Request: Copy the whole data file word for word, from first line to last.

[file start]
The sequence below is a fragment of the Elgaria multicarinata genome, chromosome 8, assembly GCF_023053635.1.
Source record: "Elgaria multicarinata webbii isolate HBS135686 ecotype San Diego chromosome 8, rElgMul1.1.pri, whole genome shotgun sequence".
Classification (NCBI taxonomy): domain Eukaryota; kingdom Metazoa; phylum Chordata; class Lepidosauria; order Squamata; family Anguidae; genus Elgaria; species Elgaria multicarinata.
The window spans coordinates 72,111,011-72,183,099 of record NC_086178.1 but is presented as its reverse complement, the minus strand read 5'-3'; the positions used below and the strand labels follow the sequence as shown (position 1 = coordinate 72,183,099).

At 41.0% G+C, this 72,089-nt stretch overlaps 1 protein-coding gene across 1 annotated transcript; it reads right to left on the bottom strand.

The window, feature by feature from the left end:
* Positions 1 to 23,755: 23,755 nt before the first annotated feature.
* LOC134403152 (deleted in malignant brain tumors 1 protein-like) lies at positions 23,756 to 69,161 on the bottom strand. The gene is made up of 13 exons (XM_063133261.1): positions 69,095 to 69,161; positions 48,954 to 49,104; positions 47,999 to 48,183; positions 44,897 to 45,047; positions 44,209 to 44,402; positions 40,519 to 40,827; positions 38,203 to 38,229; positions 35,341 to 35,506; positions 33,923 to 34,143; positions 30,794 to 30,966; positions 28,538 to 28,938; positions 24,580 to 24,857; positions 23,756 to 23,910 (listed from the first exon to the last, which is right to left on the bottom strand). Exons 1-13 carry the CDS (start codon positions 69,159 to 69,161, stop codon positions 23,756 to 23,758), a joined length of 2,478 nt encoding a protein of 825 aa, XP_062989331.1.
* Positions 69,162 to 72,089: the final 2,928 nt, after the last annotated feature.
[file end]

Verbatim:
The sequence below is a fragment of the Elgaria multicarinata genome, chromosome 8, assembly GCF_023053635.1.
Source record: "Elgaria multicarinata webbii isolate HBS135686 ecotype San Diego chromosome 8, rElgMul1.1.pri, whole genome shotgun sequence".
Classification (NCBI taxonomy): domain Eukaryota; kingdom Metazoa; phylum Chordata; class Lepidosauria; order Squamata; family Anguidae; genus Elgaria; species Elgaria multicarinata.
The window spans coordinates 72,111,011-72,183,099 of record NC_086178.1 but is presented as its reverse complement, the minus strand read 5'-3'; the positions used below and the strand labels follow the sequence as shown (position 1 = coordinate 72,183,099).

At 41.0% G+C, this 72,089-nt stretch overlaps 1 protein-coding gene across 1 annotated transcript; it reads right to left on the bottom strand.

The window, feature by feature from the left end:
* Positions 1 to 23,755: 23,755 nt before the first annotated feature.
* LOC134403152 (deleted in malignant brain tumors 1 protein-like) lies at positions 23,756 to 69,161 on the bottom strand. The gene is made up of 13 exons (XM_063133261.1): positions 69,095 to 69,161; positions 48,954 to 49,104; positions 47,999 to 48,183; positions 44,897 to 45,047; positions 44,209 to 44,402; positions 40,519 to 40,827; positions 38,203 to 38,229; positions 35,341 to 35,506; positions 33,923 to 34,143; positions 30,794 to 30,966; positions 28,538 to 28,938; positions 24,580 to 24,857; positions 23,756 to 23,910 (listed from the first exon to the last, which is right to left on the bottom strand). Exons 1-13 carry the CDS (start codon positions 69,159 to 69,161, stop codon positions 23,756 to 23,758), a joined length of 2,478 nt encoding a protein of 825 aa, XP_062989331.1.
* Positions 69,162 to 72,089: the final 2,928 nt, after the last annotated feature.